What to Do If You Are a Victim of Medical Malpractice

Discovering that you’ve fallen victim to medical malpractice can be an emotionally turbulent experience. In such a situation, being well-versed in your rights and having a comprehensive understanding of the appropriate course of action becomes paramount.

This article aims to explore the complexities of medical malpractice, explore the diverse range of cases that may arise. Let’s delve into the many legal considerations surrounding malpractice and learn some about the common ways it occurs.

Defining Medical Malpractice

Medical malpractice is a transgression of the expected standard of care by healthcare professionals. It includes errors in diagnosis, treatment, aftercare, and health management.

Patients who experience medical malpractice may suffer from severe physical injuries or complications. Every year, more than 100,000 people die due to medical malpractice.

Recognizing the expansive scope of medical malpractice is essential for discerning instances where a departure from the standard of care has occurred. Moreover, it’s crucial to appreciate the profound consequences of medical negligence.

The ramifications can extend beyond physical harm to encompass prolonged suffering, emotional distress, and additional financial burdens on the affected patient and their family.

What Types of Medical Malpractice Exist?

One prevalent form of medical malpractice involves errors in the diagnosis process. Misdiagnosis occurs when a healthcare professional inaccurately identifies a medical condition, potentially leading to inappropriate or delayed intervention.

Delayed diagnosis involves a healthcare provider overlooking or postponing the identification of a medical issue. This results in the progression of the condition and often more severe consequences for the patient.

Data shows that the most common type of medical malpractice is failure to diagnose, accounting for 31.8% of malpractice allegations. This is closely followed by surgical errors and mistakes at 26.9% and medication errors at 24.5%.

Surgical procedures naturally carry inherent risks, but medical malpractice arises when preventable mistakes occur in the operating room. These errors can range from operating on the wrong body part or patient to damaging surrounding tissues or organs.

Surgical malpractice cases necessitate a meticulous examination of the circumstances surrounding the procedure, including pre-operative assessments and post-operative care.

Informed consent is also a fundamental principle in healthcare, and deviations from this standard can lead to medical malpractice claims. If a patient is not adequately informed about the risks of a proposed treatment it can be grounds for malpractice.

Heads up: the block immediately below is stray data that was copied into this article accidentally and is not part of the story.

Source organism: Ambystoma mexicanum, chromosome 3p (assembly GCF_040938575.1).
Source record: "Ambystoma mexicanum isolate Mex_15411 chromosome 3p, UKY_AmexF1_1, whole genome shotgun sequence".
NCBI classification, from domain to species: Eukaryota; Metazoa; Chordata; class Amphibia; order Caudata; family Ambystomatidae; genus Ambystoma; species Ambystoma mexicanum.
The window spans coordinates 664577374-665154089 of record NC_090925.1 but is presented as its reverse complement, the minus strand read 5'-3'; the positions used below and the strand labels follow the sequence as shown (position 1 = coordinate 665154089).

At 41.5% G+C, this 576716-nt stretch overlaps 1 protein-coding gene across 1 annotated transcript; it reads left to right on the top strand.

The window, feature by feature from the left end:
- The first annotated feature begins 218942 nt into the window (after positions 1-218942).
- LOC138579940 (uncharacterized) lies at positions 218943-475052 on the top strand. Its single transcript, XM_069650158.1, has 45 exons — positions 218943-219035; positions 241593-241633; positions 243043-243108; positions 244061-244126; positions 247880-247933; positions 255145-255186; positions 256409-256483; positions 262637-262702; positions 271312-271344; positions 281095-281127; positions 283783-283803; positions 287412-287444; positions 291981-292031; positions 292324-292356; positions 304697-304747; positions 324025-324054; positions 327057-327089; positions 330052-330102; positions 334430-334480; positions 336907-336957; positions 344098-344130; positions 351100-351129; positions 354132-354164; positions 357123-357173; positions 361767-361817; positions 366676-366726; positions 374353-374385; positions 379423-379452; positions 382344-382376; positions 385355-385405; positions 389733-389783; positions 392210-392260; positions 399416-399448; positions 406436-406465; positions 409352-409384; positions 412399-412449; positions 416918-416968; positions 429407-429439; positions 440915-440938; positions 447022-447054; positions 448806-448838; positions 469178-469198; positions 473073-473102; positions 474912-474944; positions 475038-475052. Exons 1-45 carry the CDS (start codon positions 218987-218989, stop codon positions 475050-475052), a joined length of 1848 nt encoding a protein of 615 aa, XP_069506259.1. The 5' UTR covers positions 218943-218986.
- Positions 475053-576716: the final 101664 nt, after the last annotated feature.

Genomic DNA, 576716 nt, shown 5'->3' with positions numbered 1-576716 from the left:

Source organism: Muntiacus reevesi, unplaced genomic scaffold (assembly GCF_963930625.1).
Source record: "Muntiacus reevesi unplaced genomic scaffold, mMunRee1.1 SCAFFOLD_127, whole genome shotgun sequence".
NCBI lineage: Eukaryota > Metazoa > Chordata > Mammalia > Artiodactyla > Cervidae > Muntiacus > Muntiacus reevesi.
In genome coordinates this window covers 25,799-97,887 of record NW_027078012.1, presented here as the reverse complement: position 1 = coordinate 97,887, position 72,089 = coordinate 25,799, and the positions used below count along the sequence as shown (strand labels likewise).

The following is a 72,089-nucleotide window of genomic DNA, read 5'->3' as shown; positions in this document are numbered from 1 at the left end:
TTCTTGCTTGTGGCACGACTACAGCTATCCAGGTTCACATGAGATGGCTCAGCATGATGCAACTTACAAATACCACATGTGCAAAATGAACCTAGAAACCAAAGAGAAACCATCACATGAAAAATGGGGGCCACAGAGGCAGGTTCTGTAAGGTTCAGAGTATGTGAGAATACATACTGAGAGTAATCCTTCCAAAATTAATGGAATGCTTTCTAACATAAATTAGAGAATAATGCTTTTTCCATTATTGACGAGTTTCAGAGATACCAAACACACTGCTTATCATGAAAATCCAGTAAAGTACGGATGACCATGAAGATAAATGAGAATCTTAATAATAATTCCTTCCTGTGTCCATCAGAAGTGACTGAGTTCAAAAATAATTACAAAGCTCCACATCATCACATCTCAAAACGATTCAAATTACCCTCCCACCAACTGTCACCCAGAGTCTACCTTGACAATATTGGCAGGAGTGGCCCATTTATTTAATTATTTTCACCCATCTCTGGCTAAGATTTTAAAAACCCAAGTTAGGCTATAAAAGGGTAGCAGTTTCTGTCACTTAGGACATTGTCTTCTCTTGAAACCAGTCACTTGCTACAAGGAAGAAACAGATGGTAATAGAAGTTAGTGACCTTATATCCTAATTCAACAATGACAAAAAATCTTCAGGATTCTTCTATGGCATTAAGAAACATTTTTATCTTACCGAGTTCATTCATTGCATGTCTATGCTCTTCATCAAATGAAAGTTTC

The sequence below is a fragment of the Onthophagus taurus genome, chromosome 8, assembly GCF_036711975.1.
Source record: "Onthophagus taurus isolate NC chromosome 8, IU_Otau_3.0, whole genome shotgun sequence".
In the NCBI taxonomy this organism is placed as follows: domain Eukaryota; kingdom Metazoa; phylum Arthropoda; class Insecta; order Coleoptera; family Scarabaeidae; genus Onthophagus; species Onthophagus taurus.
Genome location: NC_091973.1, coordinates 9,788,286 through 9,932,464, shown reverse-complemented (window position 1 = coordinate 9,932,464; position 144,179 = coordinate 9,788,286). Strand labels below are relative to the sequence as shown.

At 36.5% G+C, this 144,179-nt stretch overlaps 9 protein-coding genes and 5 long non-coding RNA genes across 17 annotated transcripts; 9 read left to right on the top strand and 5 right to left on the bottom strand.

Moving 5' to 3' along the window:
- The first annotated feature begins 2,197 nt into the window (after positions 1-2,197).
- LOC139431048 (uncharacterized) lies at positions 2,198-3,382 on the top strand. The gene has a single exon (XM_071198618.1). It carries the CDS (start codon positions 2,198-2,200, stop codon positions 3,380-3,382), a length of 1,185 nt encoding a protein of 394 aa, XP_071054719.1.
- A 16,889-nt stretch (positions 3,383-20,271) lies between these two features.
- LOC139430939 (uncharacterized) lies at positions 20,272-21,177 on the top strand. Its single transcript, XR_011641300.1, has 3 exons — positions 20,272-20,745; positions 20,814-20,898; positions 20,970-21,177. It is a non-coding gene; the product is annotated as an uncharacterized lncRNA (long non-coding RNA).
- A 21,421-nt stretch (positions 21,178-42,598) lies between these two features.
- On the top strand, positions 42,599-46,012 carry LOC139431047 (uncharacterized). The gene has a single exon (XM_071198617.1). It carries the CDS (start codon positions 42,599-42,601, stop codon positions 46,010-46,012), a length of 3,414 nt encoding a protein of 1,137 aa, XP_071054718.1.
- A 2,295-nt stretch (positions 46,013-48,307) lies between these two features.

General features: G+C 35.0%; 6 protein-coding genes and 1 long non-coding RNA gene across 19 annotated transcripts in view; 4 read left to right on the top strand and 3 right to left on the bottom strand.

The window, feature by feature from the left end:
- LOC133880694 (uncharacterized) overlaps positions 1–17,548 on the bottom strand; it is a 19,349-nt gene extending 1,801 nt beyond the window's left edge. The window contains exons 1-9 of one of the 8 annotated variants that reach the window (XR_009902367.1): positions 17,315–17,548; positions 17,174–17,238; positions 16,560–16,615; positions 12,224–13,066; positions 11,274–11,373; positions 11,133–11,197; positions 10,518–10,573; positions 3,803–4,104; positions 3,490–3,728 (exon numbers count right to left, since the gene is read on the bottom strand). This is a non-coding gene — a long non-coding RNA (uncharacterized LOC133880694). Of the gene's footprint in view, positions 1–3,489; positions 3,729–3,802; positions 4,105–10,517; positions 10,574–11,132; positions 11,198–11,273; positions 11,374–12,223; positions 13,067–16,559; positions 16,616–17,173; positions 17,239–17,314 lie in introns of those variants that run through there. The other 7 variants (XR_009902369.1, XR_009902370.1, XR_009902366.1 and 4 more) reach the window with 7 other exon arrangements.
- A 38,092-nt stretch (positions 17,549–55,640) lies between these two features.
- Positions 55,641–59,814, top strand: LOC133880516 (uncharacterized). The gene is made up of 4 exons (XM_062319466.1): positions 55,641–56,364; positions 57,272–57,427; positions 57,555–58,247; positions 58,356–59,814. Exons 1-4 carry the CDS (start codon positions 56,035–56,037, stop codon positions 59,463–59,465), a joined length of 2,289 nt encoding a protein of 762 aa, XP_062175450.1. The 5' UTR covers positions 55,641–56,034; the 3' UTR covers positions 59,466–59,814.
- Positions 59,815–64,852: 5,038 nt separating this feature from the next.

The Bard PowerPort lawsuit situation has the potential to soon be a classic instance where informed consent can come into play.

TorHoerman Law notes how several individuals have suffered serious injuries and complications due to the Bard PowerPort. It is a port-a-cath used to facilitate repeated access to the venous system for the administration of medications and other fluids.

If there is overwhelming evidence of danger, healthcare providers can be held accountable for not informing patients of its risks.

Initiating a Medical Malpractice Lawsuit

The foundation of a compelling medical malpractice case lies in the evidence. Collecting relevant medical records, diagnostic images, and any other documentation related to the incident is crucial.

Every year, over 20,000 medical malpractice lawsuits are filed by 800,000 Americans and their families. These people have been permanently disabled or have lost their lives due to medical errors or negligence.

Additionally, securing expert opinions from healthcare professionals is often necessary to establish the standard of care and demonstrate any deviation.

In many jurisdictions, before filing a lawsuit, there may be a requirement to notify the healthcare provider of the intention to pursue legal action. This often involves sending a formal notice outlining the details of the malpractice claim. The response from the healthcare provider may influence the subsequent course of action.

Before proceeding to trial, there is often an opportunity for settlement negotiations. This involves discussions between the parties to reach a resolution without going through a full trial. Settlements can provide a quicker resolution and may be a viable option, depending on the strength of the case and the preferences of all parties involved.


Discovering that you’re a victim of medical malpractice can be a daunting journey, but understanding your rights and the appropriate course of action is paramount. Medical malpractice is a complex issue that intersects the realms of healthcare, law, and patient rights.

It is a matter of profound significance due to the potential consequences it holds for individuals’ health and well-being.

Thankfully, the legal system provides a framework for individuals to seek compensation for damages. This encourages a balance between patient rights and the responsibilities of healthcare providers. However, there is still much improvement to be made in the context of accountability.

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